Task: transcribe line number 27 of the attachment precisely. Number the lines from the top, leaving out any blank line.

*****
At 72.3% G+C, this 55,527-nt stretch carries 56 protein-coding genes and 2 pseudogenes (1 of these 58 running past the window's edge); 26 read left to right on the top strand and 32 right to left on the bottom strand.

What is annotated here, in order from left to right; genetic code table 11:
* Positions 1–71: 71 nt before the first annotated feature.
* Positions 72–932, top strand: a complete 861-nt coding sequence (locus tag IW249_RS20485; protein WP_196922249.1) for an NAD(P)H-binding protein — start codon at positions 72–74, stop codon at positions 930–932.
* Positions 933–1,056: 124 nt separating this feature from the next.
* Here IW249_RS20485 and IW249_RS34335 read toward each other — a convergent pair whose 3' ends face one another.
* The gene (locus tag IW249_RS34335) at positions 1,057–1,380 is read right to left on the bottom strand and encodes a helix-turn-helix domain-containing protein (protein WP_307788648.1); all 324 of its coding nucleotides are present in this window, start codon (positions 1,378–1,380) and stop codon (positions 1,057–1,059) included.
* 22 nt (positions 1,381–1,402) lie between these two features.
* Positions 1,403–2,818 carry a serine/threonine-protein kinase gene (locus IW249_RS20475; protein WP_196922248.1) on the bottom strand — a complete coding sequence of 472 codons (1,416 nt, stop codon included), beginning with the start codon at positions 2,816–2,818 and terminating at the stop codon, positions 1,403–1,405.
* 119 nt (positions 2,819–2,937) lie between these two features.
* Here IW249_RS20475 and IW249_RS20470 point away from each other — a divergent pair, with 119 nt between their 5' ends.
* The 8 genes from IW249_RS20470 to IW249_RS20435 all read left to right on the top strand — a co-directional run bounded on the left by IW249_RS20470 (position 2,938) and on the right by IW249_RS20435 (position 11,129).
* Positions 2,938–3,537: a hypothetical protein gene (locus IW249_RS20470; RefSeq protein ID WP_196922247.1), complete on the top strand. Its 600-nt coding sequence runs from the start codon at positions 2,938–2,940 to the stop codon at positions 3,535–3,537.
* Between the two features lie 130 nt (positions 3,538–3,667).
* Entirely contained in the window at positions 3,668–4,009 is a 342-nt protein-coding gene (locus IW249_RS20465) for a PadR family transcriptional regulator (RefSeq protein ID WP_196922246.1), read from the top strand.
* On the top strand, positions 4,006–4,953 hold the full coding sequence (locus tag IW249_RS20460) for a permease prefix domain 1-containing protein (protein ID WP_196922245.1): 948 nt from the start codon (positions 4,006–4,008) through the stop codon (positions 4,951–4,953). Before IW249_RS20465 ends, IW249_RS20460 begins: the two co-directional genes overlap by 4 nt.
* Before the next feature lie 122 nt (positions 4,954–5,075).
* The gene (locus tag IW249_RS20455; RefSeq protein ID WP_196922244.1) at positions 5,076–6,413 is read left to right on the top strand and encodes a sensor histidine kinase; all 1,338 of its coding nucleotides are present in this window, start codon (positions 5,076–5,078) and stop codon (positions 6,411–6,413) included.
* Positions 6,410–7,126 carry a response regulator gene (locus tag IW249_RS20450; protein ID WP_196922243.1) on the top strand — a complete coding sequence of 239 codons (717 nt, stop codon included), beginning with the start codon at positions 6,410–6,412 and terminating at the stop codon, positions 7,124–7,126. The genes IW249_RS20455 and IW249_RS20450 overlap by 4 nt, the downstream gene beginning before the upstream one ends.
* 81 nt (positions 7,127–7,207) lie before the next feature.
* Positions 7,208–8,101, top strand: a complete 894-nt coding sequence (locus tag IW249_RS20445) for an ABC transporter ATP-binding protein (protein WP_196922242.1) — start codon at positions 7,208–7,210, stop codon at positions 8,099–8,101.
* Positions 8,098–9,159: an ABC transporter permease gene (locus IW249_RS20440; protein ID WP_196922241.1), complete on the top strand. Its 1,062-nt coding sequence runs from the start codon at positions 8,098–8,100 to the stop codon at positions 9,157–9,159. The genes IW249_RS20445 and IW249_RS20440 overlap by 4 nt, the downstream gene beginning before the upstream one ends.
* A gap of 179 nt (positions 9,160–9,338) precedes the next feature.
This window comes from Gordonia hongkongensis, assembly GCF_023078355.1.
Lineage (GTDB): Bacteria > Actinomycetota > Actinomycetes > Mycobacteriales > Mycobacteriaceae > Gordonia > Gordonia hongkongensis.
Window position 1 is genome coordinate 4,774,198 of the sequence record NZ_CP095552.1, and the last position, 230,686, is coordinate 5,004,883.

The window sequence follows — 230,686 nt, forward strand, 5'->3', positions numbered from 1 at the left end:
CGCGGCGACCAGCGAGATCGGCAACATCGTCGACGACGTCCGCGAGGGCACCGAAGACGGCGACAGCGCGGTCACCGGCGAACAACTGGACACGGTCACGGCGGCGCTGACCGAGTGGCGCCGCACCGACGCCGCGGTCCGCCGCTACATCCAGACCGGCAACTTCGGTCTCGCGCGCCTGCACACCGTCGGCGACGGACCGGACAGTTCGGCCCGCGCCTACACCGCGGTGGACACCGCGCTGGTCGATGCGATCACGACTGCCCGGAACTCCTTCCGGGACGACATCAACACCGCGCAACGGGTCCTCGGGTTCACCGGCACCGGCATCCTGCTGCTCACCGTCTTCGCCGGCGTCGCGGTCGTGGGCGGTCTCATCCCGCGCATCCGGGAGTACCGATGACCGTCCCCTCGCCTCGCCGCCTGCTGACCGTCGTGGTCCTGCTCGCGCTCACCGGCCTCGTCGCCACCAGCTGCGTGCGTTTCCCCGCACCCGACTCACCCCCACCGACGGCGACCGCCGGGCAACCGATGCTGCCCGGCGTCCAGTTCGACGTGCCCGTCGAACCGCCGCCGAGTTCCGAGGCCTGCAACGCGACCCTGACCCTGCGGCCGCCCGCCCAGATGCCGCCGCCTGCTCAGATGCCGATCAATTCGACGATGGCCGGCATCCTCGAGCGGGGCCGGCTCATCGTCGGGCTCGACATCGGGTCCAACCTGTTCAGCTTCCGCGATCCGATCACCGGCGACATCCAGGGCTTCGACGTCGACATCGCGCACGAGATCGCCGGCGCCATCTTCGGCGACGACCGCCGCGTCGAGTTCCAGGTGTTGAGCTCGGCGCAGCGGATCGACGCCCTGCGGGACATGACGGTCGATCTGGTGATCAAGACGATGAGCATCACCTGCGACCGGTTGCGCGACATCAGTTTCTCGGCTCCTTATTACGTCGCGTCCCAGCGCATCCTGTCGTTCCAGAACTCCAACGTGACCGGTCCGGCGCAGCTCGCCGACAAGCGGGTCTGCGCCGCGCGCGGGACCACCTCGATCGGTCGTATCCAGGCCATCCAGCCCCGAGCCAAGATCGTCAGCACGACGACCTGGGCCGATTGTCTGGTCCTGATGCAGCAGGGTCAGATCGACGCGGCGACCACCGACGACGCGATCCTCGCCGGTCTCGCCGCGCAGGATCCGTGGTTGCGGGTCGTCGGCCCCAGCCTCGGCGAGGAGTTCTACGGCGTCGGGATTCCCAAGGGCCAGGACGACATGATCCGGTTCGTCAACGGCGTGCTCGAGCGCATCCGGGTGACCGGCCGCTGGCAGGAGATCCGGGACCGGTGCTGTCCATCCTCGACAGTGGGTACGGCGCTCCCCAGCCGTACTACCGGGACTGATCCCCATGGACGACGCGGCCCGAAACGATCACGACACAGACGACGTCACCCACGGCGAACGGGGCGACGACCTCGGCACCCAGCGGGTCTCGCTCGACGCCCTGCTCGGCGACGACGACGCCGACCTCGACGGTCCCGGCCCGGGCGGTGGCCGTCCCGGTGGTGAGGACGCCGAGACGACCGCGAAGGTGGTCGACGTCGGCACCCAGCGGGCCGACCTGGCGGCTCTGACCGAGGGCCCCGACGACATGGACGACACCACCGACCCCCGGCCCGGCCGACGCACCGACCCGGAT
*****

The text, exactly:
The window sequence follows — 230,686 nt, forward strand, 5'->3', positions numbered from 1 at the left end: